April and May were hard, but in June and July, Tolley says that he’s been blessed with a reasonable supply of crabs. Still, Maryland crab meat processors pay about $22 a bushel for mixed crabs, while in Virginia and North Carolina processors pay $8 to $10 a bushel.

“We’ve gotten it on both sides, from the resource restrictions to the flood of cheap imports,” he laments.

On August 1, when Maryland regulations increasing the minimum legal size of hard crabs from five to five and one-quarter inches take effect, picking houses expect the other shoe to drop. Prices will certainly increase when those regulations kick in, predicts Larry Simns, president of the Maryland Watermen’s Association.

photo by Romi Plociennik
Jack Brooks, owner of J.M. Clayton Company, the oldest working crab house on the Eastern Shore, has had to let go one-third of last year’s workers due to hardships in the crab picking industry.
Picking’s Last Stand

“Crabs are a way of life on the Eastern Shore, and the decline of the crab population leaves watermen, pickers and whole communities at risk,” says Shelly Drummond, of Chesapeake Bay Maritime Museum.

Five years ago, Maryland had about 50 picking houses.

At last count, 30 licensed crab houses were picking in Maryland. Almost all are on the Eastern shore, with 21 in Dorchester County alone. With the closing of Warren Denton Seafood on Broomes Island early this year, only one picking house survives on the Western Shore. That’s

Thompson’s Seafood at Colton’s Point in St. Mary’s County.

New regulations have hit Dorchester County particularly hard, says Brooks, whose picking house operated on a half-workday schedule this spring and early summer while Virginia plants worked six and seven days a week.

Two years ago, 40 people were employed by J.M. Clayton. This season, Brooks has downsized his operation by a third. That means a third less local pickers have work, he says, and those are people who may be one of several generations in the same picking family.

At Toddville, Tolley is proud of his workforce of “100 percent American crabpickers,” but their numbers are “slimmed down” from competition with foreign crabmeat.

Unemployment on the Eastern Shore is about 11 percent, seemingly bearing out Eberly’s prediction this spring that “the crab meat industry is going to bear the biggest brunt of the problem.”

That prediction was seconded by a University of Maryland Sea Grant Program study early this spring. Researcher Doug Lipton concluded that the new regulations would result in nearly $14 million in losses for the state’s picking houses. Hundreds of jobs would be lost and picking houses would be forced to close.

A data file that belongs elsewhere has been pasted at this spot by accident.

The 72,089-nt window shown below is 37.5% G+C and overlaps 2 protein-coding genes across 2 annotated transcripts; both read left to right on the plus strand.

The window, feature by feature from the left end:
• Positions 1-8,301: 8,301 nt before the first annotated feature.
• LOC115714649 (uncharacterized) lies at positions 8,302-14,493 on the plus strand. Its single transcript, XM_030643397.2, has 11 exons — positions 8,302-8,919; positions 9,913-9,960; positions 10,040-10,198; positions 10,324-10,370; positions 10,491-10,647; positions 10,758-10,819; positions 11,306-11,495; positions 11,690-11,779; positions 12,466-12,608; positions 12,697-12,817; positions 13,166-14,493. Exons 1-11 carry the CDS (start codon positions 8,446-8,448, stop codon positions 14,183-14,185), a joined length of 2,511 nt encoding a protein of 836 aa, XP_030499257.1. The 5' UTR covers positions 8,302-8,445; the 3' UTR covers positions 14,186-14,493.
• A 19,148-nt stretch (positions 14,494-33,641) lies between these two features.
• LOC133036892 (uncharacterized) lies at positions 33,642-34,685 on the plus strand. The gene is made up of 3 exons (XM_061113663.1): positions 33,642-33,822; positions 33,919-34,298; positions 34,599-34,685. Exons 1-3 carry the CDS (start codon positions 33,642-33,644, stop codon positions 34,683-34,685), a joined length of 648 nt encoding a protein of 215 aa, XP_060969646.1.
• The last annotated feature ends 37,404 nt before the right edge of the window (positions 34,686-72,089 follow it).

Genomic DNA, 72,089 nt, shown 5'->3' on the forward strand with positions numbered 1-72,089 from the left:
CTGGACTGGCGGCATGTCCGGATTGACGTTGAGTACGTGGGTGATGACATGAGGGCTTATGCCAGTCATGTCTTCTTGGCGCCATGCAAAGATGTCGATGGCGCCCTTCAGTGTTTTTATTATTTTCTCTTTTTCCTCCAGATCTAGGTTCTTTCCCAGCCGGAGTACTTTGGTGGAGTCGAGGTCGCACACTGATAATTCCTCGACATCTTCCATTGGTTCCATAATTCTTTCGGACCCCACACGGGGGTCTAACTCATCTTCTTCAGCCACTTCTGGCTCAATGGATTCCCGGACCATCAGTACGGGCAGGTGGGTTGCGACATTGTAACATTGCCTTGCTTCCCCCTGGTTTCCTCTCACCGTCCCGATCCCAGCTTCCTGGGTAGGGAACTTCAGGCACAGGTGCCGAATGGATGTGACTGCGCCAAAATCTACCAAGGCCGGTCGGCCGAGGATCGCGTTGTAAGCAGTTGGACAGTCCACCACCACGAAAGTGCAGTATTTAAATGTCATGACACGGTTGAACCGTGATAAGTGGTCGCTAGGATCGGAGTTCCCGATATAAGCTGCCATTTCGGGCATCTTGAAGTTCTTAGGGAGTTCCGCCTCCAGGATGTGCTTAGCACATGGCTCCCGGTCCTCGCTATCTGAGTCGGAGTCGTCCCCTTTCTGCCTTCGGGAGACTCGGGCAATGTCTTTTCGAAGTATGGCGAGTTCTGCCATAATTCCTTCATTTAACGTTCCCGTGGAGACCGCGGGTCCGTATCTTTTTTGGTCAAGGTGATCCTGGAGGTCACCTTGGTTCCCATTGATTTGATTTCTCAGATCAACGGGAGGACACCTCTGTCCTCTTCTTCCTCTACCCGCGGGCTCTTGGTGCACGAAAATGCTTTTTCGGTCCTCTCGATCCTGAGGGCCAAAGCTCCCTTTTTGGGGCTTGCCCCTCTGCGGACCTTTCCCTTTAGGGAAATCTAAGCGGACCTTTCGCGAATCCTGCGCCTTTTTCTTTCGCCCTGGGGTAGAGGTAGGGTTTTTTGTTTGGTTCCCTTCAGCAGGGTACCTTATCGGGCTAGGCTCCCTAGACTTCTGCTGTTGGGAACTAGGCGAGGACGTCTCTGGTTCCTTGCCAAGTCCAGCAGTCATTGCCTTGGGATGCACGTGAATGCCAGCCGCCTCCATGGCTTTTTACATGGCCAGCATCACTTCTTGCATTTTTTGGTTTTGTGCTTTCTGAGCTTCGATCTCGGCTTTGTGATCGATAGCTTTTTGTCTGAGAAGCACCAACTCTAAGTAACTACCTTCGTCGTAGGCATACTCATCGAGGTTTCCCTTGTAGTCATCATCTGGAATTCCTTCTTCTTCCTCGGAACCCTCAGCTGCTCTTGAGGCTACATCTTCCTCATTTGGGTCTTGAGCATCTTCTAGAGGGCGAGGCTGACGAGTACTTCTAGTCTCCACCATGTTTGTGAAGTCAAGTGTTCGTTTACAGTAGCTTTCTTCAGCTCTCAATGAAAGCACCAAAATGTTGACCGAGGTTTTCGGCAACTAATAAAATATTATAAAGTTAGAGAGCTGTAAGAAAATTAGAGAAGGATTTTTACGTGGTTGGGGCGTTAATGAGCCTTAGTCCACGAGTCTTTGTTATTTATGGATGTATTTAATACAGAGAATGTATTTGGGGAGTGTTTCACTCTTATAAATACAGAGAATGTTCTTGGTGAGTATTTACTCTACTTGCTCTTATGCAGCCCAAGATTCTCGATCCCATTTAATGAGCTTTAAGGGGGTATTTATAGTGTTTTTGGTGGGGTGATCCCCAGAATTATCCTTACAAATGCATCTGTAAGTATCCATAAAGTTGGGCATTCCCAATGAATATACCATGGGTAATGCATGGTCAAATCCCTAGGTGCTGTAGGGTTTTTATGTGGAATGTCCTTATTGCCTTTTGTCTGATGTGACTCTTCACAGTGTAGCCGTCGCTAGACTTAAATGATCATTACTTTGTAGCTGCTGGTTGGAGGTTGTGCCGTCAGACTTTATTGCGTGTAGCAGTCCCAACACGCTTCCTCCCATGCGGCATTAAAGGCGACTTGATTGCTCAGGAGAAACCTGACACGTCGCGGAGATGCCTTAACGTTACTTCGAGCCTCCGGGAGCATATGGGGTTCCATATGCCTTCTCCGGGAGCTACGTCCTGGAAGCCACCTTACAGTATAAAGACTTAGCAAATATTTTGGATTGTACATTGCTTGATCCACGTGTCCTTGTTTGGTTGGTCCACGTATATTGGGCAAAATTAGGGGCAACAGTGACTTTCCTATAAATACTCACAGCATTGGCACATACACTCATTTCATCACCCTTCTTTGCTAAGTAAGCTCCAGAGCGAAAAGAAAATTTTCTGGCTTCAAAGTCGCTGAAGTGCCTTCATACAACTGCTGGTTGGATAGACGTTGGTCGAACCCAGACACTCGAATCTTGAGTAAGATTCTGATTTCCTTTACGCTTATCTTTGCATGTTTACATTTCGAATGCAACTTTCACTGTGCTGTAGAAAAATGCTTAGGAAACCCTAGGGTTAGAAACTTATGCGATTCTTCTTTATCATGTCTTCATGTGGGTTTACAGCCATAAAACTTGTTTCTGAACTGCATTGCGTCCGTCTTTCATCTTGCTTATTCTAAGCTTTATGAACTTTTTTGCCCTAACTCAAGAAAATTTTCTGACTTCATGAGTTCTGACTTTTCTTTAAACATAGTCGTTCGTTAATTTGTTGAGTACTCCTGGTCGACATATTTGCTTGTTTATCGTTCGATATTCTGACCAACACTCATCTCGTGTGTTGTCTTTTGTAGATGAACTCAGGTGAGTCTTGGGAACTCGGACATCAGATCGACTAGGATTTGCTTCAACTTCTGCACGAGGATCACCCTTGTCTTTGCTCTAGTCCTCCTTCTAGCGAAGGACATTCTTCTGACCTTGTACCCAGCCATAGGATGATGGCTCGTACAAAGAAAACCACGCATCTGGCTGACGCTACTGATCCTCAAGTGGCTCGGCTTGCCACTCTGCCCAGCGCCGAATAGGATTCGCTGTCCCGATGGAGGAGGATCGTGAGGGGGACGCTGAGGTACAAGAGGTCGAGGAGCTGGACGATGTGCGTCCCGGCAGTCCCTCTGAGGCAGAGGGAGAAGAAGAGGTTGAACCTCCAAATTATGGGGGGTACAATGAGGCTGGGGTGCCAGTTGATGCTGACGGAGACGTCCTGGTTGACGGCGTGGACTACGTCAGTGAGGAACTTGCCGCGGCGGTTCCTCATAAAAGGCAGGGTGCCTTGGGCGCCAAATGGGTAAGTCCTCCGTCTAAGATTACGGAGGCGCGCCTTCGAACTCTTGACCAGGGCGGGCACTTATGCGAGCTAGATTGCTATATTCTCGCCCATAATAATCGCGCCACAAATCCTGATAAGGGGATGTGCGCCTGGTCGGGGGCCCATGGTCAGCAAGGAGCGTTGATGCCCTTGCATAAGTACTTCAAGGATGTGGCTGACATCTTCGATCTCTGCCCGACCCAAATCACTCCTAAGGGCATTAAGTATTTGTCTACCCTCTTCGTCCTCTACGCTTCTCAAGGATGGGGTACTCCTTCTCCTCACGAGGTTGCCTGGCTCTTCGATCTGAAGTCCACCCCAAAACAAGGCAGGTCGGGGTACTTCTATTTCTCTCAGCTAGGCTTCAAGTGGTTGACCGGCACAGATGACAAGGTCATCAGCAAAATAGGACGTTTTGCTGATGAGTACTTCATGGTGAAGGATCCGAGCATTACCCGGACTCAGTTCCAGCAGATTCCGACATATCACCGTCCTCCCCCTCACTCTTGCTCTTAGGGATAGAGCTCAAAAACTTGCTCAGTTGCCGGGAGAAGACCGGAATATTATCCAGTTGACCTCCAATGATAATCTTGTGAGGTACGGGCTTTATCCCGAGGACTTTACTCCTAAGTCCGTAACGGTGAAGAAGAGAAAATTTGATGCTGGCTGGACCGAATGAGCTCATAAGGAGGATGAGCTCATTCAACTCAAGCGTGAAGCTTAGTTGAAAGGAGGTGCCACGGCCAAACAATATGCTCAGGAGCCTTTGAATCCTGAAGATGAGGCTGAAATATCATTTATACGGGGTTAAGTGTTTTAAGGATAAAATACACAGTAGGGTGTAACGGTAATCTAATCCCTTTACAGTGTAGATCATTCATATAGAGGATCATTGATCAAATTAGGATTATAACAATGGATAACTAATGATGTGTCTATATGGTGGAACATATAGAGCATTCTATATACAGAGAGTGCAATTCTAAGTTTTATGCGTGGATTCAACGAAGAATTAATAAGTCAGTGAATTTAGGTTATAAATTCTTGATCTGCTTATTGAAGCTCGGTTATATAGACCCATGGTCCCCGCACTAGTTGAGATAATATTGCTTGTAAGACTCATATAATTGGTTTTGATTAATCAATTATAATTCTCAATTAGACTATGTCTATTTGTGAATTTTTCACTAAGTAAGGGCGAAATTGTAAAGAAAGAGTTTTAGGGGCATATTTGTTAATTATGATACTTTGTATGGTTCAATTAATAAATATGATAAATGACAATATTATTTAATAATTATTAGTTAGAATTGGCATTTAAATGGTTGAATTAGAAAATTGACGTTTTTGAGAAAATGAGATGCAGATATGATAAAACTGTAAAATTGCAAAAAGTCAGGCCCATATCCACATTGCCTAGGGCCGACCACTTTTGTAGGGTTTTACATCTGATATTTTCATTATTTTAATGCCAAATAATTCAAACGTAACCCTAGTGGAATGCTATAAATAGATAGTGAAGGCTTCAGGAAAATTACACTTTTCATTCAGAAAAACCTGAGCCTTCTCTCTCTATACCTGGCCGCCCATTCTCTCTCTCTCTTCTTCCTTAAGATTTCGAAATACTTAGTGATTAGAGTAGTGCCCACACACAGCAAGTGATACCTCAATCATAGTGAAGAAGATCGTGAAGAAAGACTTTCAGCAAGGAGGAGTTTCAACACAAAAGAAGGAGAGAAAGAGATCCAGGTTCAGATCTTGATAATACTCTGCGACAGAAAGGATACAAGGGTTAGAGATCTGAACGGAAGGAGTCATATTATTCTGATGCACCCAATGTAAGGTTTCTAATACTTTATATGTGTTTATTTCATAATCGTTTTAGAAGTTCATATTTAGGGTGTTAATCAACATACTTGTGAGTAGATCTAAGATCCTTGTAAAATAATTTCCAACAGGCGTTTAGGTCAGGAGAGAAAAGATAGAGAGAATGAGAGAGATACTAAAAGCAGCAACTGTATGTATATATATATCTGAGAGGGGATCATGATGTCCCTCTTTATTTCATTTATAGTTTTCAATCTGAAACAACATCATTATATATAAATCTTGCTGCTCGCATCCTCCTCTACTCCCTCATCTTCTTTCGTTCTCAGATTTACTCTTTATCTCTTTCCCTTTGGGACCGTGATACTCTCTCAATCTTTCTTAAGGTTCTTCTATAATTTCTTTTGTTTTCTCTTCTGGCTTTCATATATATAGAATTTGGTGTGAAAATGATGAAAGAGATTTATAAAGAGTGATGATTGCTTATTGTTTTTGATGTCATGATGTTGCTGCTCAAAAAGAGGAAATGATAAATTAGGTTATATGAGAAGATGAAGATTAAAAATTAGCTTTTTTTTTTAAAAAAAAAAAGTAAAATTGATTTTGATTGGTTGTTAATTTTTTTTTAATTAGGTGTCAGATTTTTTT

State regulators ignored that warning, processors say.

As Brooks ponders the “bummer this early season has been,” he worries what the future will bring for his son Clay, the fifth generation in his family to work in the crab-processing business.

He wonders aloud if a sign of the future may lie just next door to his picking plant. There, on three acres recently purchased by a Washington, D.C., developer, 50 to 75 condos will soon rise eight stories above the flat shore of the Choptank River.

He wonders, too, what the new condo owners will think on a hot summer day with a southerly prevailing wind, when the scent of crabs steaming and shell waste wafts across the creek. He already knows new folks don’t think much of the mosquitoes down there.

Processors say that their problem is compounded by the glut of cheaper foreign crab meat imported from around the world — Asia, South America, Indonesia, China and Turkey to name a few competitors. Brooks and Tolley agree regulations are needed to conserve the crab industry near and dear to their hearts, but, they stress, regulations should be “Bay-wide.”

“We’ve gone to Annapolis and argued our point,” says Brooks, meaning the blow to Dorchester and Somerset counties. “But it’s all political.”

Meanwhile, some 500 jobs in the crab picking business have been lost on the Eastern Shore. And that other shoe will drop next week, traditionally a time when crabs are running strong and pickers earn their best money working long hours.

On the day of the annual J. Millard Tawes Clam and Crab Bake, J.M. Clayton pickers were busy tackling 200 bushels of just-steamed crabs. “We should be at 250 or 300 bushels this time of year,” Brooks said.

What he would like to have told politicians campaigning at the feast was this: